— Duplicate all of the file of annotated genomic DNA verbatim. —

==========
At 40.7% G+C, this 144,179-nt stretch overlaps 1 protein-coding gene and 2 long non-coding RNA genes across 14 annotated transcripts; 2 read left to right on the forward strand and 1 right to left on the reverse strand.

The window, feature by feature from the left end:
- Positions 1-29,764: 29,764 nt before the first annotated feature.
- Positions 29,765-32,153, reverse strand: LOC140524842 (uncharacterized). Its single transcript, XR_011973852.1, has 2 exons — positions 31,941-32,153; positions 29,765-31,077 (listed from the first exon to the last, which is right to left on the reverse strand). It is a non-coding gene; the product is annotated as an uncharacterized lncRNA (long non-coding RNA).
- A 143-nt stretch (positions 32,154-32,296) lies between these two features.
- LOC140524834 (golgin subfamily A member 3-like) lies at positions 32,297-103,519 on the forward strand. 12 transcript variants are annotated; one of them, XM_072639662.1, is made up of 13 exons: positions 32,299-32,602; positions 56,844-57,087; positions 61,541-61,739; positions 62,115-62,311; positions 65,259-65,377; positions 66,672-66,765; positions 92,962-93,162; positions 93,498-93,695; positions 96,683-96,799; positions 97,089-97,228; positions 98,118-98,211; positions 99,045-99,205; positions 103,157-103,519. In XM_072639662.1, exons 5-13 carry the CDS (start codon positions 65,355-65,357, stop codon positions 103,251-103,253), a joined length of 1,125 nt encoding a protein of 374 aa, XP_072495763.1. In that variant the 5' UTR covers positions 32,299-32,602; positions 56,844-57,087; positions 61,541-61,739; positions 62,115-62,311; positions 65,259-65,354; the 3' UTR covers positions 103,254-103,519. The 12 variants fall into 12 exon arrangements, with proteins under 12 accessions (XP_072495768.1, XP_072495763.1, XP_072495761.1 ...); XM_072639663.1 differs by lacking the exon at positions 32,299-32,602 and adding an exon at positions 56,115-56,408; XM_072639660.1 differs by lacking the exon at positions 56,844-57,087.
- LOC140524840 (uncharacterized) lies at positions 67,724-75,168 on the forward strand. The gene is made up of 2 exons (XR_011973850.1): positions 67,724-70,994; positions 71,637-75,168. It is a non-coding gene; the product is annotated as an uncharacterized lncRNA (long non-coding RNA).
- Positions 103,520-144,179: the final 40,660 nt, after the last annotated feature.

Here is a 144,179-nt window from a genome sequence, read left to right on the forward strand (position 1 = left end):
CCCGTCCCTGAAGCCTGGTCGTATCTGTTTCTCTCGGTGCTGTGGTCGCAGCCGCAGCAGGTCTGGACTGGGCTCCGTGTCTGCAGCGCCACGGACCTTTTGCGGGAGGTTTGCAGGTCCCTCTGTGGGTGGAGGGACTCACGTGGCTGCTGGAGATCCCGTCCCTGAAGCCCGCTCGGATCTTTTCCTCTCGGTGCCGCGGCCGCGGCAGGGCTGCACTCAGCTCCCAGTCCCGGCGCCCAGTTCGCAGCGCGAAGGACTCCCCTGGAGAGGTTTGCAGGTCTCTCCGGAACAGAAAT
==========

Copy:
At 40.7% G+C, this 144,179-nt stretch overlaps 1 protein-coding gene and 2 long non-coding RNA genes across 14 annotated transcripts; 2 read left to right on the forward strand and 1 right to left on the reverse strand.

The window, feature by feature from the left end:
- Positions 1-29,764: 29,764 nt before the first annotated feature.
- Positions 29,765-32,153, reverse strand: LOC140524842 (uncharacterized). Its single transcript, XR_011973852.1, has 2 exons — positions 31,941-32,153; positions 29,765-31,077 (listed from the first exon to the last, which is right to left on the reverse strand). It is a non-coding gene; the product is annotated as an uncharacterized lncRNA (long non-coding RNA).
- A 143-nt stretch (positions 32,154-32,296) lies between these two features.
- LOC140524834 (golgin subfamily A member 3-like) lies at positions 32,297-103,519 on the forward strand. 12 transcript variants are annotated; one of them, XM_072639662.1, is made up of 13 exons: positions 32,299-32,602; positions 56,844-57,087; positions 61,541-61,739; positions 62,115-62,311; positions 65,259-65,377; positions 66,672-66,765; positions 92,962-93,162; positions 93,498-93,695; positions 96,683-96,799; positions 97,089-97,228; positions 98,118-98,211; positions 99,045-99,205; positions 103,157-103,519. In XM_072639662.1, exons 5-13 carry the CDS (start codon positions 65,355-65,357, stop codon positions 103,251-103,253), a joined length of 1,125 nt encoding a protein of 374 aa, XP_072495763.1. In that variant the 5' UTR covers positions 32,299-32,602; positions 56,844-57,087; positions 61,541-61,739; positions 62,115-62,311; positions 65,259-65,354; the 3' UTR covers positions 103,254-103,519. The 12 variants fall into 12 exon arrangements, with proteins under 12 accessions (XP_072495768.1, XP_072495763.1, XP_072495761.1 ...); XM_072639663.1 differs by lacking the exon at positions 32,299-32,602 and adding an exon at positions 56,115-56,408; XM_072639660.1 differs by lacking the exon at positions 56,844-57,087.
- LOC140524840 (uncharacterized) lies at positions 67,724-75,168 on the forward strand. The gene is made up of 2 exons (XR_011973850.1): positions 67,724-70,994; positions 71,637-75,168. It is a non-coding gene; the product is annotated as an uncharacterized lncRNA (long non-coding RNA).
- Positions 103,520-144,179: the final 40,660 nt, after the last annotated feature.

Here is a 144,179-nt window from a genome sequence, read left to right on the forward strand (position 1 = left end):
CCCGTCCCTGAAGCCTGGTCGTATCTGTTTCTCTCGGTGCTGTGGTCGCAGCCGCAGCAGGTCTGGACTGGGCTCCGTGTCTGCAGCGCCACGGACCTTTTGCGGGAGGTTTGCAGGTCCCTCTGTGGGTGGAGGGACTCACGTGGCTGCTGGAGATCCCGTCCCTGAAGCCCGCTCGGATCTTTTCCTCTCGGTGCCGCGGCCGCGGCAGGGCTGCACTCAGCTCCCAGTCCCGGCGCCCAGTTCGCAGCGCGAAGGACTCCCCTGGAGAGGTTTGCAGGTCTCTCCGGAACAGAAAT